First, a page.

The two presidents were flying home from a conference between east and central African leaders in Tanzania, held to discuss ways to end violence between ethnic Hutus and Tutsis from Burundi and Rwanda, when their plane was shot out of the sky with a surface-to-air missile over Rwanda’s capital, Kigali.
That evening the BBC reported: “The deaths of the presidents, both Hutus, look likely to make the situation in both states [Rwanda and Burundi] worse. Heavy fighting has already been reported around the presidential palace in Rwanda after news of the deaths spread. News agencies in Kigali said explosions have been rocking the city but it was not immediately clear who was involved in the fighting.”
Madames Habyarimana and Ntaryamira allege in their wrongful death lawsuit that Kagame, then leader of the Rwandan Patriotic Front, ordered their husbands’ assassination and that his and his army’s actions brought about the mass civilian massacre known as the Rwanda Genocide.
Earlier this week, French media reported that a Paris judge investigating the crash, Marc Trevidic, was planning to send experts to Rwanda. His predecessor, Judge Jean-Louis Bruguiere, had accused the RPF of shooting down the plane and called for the arrest of President Kagame.
The widows do not live in the United States but argue that a federal court in Oklahoma City has jurisdiction over their claims because of Kagame’s substantial contacts with Oklahoma Christian University.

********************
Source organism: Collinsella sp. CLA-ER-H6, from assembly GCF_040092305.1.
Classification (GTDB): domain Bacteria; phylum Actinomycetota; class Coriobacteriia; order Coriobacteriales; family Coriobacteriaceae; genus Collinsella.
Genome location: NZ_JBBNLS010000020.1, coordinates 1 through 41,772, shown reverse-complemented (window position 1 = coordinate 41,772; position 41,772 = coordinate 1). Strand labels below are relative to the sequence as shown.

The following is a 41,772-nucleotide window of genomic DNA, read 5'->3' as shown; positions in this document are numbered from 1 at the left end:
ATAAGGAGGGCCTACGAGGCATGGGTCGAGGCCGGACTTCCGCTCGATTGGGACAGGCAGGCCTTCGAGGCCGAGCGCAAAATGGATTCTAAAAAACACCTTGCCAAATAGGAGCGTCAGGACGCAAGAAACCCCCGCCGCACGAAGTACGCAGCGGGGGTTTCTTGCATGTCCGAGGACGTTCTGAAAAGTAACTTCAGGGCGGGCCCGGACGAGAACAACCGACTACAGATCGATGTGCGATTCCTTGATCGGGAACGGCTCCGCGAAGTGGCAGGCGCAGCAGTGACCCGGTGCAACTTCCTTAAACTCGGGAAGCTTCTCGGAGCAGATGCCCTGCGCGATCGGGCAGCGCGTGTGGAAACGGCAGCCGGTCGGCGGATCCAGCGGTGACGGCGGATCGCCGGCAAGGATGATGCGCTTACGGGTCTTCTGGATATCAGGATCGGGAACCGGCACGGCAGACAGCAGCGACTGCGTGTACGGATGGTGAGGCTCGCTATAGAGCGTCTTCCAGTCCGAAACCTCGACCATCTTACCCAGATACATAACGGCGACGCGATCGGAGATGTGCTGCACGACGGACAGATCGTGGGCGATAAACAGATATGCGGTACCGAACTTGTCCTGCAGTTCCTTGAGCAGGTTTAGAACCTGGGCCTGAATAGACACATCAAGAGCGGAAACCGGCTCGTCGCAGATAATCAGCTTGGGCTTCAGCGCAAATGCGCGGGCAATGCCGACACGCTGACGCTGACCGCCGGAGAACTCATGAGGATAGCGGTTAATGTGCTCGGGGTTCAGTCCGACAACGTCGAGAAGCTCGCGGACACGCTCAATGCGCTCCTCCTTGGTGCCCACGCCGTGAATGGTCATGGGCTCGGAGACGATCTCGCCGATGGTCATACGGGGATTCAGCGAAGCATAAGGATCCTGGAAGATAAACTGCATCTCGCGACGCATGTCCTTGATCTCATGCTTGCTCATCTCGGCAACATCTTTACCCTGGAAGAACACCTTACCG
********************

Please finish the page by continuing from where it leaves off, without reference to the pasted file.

President Kagame appeared at the university in Edmond, Oklahoma, on Friday, April 30, the day after the lawsuit was filed, to deliver the commencement address, but left the ceremony early, surrounded by bodyguards, avoiding process service.
Media outlets around the world report that Kagame avoided process service, but it’s not yet clear that he has, because a defendant may be considered served if it can be demonstrated that he has intentionally avoided process service.
Professor Peter Erlinder, lead defense counsel for the International Criminal Tribunal on Rwanda and one of the attorneys on the wrongful death case, said: “The U.S. Secret Service and university staff informed Kagame that we had a valid summons and complaint that we wished to serve upon him. We were instructed we could not approach Kagame for security reasons, with which we agreed, but Secret Service informed us that security requirements permitted service on any authorized person on his staff.”
A university spokesman said, “President Kagame is at Oklahoma Christian as the head of Rwanda to honor the 10 outstanding Rwandan Presidential Scholars who are graduating today.
“We do not want to distract from their remarkable accomplishments by getting involved in the politics of Rwanda and surrounding countries. We cannot comment on pending lawsuits.”
Attorneys in the lawsuit stated, “There is no independent functioning judiciary in Rwanda and any suit against defendants there would have been and would still be futile and would result in serious reprisals.”
Carla del Ponte, lead prosecutor for the International Criminal Tribunals on Rwanda and Yugoslavia, in her book, “Madame Prosecutor; Confrontations with Humanity’s Worst Criminals and the Culture of Impunity,” tells the story of how she was fired by the U.N. after announcing her intent to prosecute sitting Rwandan President Paul Kagame for the assassination of Presidents Habyarimana and Ntaryamira that triggered the genocide.
San Francisco writer Ann Garrison writes for the San Francisco Bay View, Digital Journal, Examiner.com, OpEdNews, Global Research, Colored Opinions and her blog, Plutocracy Now. She can be reached at firstname.lastname@example.org. This story, which originally appeared May 3 in Digital Journal, is combined with another Digital Journal story by Ann Garrison posted May 1.